A. It might be possible to argue that your penalty is beyond the bounds of reasonableness based on an analysis of the Douglas factors. The Douglas factors are a set of criteria an agency must consider in determining the appropriate penalty for employee misconduct. The Douglas factors were born out of the landmark ruling of the Merit Systems Protection Board (MSPB) in Douglas v. Veterans Administration (1981). The sixth Douglas factor calls for a disparate penalty analysis to determine "the consistency of the proposed penalty with those imposed upon other similarly situated employees for the same or similar offenses."
To establish disparate penalties, an employee must "show that the charges and circumstances surrounding the charged behavior are substantially similar."
For example, in Ellis v. United States Postal Service (2014), the MSPB concluded that the penalty of a 14-day suspension charged to the appellant for adding incorrect information to an employee database was inconsistent with the letter of warning given to a similarly situated employee who engaged in comparable misconduct. In deciding to reverse the penalty, the MSPB further noted other similarities, namely that the two offenses occurred only a few months apart and that the deciding official was the same in both cases. Therefore the MSPB concluded that the inconsistency of the penalties charged to the comparable employees for substantially similar misconduct amounted to a disparate penalty in violation of the sixth Douglas factor.
By contrast, take the case of Batara v. Department of the Navy (2016). In this case, the MSPB concluded that the appellant's drug-related misconduct which resulted in his removal was not substantially similar to the drug-related misconduct of a comparable employee who received only a 30-day suspension. In determining that the misconduct was not substantially similar, the MSPB noted that while the appellant was penalized based on his repeated use of marijuana at work, the similarly situated employee engaged in only a single act of misconduct, namely refusing to take a drug test.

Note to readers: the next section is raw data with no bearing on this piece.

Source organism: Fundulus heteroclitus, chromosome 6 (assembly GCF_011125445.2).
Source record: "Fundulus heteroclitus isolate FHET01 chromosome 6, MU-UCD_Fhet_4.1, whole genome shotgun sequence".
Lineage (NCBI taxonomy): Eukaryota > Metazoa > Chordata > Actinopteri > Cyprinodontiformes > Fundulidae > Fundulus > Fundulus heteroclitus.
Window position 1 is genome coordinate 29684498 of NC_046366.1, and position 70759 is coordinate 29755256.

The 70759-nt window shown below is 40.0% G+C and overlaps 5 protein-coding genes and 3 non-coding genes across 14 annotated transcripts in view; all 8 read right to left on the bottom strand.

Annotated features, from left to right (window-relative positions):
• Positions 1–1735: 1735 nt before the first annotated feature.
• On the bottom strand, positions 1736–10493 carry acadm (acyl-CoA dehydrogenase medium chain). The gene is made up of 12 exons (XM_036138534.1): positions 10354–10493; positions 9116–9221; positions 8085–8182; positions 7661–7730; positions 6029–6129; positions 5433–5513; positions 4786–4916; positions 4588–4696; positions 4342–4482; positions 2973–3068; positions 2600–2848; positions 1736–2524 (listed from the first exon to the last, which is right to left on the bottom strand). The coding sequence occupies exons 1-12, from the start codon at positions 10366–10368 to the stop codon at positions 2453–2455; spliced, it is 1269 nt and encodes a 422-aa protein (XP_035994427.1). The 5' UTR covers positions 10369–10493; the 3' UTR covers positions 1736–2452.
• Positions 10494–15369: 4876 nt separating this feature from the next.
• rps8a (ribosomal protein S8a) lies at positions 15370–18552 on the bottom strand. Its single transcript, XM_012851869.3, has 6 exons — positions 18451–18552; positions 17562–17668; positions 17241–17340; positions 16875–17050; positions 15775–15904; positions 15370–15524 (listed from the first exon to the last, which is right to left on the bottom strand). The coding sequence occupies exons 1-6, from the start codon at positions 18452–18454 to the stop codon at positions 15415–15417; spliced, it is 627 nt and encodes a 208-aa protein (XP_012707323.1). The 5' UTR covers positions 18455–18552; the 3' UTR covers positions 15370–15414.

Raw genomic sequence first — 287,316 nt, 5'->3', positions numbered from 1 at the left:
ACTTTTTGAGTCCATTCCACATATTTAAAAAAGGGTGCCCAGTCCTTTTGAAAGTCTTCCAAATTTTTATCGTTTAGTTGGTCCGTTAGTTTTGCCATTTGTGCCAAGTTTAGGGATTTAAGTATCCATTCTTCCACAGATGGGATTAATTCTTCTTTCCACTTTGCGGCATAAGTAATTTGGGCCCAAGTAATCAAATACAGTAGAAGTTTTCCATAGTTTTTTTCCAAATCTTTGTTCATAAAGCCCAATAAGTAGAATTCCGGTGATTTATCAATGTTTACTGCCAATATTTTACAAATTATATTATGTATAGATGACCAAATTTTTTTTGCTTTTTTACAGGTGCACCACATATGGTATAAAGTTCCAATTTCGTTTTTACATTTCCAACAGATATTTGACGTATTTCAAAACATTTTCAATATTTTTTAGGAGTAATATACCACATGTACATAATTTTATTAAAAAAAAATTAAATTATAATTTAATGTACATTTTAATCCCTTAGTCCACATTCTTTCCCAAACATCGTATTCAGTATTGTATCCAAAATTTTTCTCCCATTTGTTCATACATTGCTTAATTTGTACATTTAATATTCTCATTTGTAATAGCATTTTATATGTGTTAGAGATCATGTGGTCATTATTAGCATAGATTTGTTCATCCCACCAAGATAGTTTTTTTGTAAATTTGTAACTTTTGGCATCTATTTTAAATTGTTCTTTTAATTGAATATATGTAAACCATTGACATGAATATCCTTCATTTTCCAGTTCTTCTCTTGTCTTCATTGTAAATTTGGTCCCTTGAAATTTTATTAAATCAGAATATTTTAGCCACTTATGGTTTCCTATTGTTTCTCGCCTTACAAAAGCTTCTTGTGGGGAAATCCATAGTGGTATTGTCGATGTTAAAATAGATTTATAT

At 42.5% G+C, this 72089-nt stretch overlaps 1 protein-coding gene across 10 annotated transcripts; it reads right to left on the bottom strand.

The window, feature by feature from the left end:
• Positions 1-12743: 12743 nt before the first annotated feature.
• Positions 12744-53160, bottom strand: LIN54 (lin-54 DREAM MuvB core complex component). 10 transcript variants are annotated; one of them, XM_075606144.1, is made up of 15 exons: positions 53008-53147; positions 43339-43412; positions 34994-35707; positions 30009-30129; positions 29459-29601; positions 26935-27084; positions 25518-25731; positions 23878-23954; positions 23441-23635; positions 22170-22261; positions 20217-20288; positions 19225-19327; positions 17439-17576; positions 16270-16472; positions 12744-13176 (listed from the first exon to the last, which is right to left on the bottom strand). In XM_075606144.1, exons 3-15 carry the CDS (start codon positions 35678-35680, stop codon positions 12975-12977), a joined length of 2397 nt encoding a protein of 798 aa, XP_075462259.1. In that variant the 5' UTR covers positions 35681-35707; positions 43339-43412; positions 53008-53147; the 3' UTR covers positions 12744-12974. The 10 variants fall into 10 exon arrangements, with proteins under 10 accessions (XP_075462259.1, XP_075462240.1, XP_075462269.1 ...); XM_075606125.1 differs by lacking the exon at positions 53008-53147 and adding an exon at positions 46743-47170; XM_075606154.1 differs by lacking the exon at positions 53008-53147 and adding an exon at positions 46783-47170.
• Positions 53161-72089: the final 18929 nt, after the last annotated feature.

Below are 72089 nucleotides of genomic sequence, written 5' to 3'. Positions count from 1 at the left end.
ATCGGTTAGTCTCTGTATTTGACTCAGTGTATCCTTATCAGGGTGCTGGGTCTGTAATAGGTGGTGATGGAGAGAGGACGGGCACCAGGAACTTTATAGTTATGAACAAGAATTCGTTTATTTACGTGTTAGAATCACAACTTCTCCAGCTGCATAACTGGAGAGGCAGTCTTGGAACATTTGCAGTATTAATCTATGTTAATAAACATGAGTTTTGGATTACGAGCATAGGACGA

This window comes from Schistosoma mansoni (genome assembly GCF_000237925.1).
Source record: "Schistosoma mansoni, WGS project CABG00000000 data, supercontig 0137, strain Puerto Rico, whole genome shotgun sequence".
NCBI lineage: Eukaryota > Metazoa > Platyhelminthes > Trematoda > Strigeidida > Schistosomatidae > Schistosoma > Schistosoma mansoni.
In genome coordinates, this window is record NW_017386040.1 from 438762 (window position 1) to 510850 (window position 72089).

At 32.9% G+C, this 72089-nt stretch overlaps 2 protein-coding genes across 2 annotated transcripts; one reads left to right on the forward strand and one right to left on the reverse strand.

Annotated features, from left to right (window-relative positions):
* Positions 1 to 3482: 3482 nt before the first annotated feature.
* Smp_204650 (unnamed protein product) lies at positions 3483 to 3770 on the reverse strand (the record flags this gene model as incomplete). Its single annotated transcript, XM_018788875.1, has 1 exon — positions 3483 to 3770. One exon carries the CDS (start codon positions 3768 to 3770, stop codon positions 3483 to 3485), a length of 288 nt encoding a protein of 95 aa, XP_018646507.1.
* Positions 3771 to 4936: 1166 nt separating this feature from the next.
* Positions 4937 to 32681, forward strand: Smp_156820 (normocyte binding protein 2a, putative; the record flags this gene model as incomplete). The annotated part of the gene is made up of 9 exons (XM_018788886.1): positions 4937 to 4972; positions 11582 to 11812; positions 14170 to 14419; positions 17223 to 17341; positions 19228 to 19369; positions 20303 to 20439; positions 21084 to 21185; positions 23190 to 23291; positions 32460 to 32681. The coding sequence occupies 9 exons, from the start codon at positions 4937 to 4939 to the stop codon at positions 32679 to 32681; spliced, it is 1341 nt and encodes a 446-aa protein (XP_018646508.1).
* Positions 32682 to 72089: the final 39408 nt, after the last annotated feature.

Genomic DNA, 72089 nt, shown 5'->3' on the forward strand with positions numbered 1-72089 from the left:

If an appellant overcomes the initial hurdle of establishing a disparate penalty, the agency must then prove by a preponderance of the evidence that there is a legitimate reason for the differing treatment. For example, in Portner v. Department of Justice (2013), the MSPB ruled that the agency failed to offer a legitimate explanation as to why the appellant was removed from his position with the Drug Enforcement Administration (DEA) based on his unauthorized use of an official government vehicle and making of a false statement to an official, while three similarly situated employees who engaged in arguably more serious misconduct, which included the unauthorized use of an official government vehicle, received only temporary suspensions.
In concluding that the agency failed to meet its burden, the MSPB noted that while the appellant drove an official government vehicle to a restaurant against protocol, the similarly situated employees drove official government vehicles against protocol, and did so while they were under the influence of alcohol. Therefore, the MSPB concluded that the agency failed to offer a "sufficient explanation for the significantly harsher penalty given to the appellant."
If you feel as though you have been penalized differently than a similarly situated employee who committed a similar offense, you should contact an experienced federal employment attorney to discuss the possibility of a disparate penalty claim.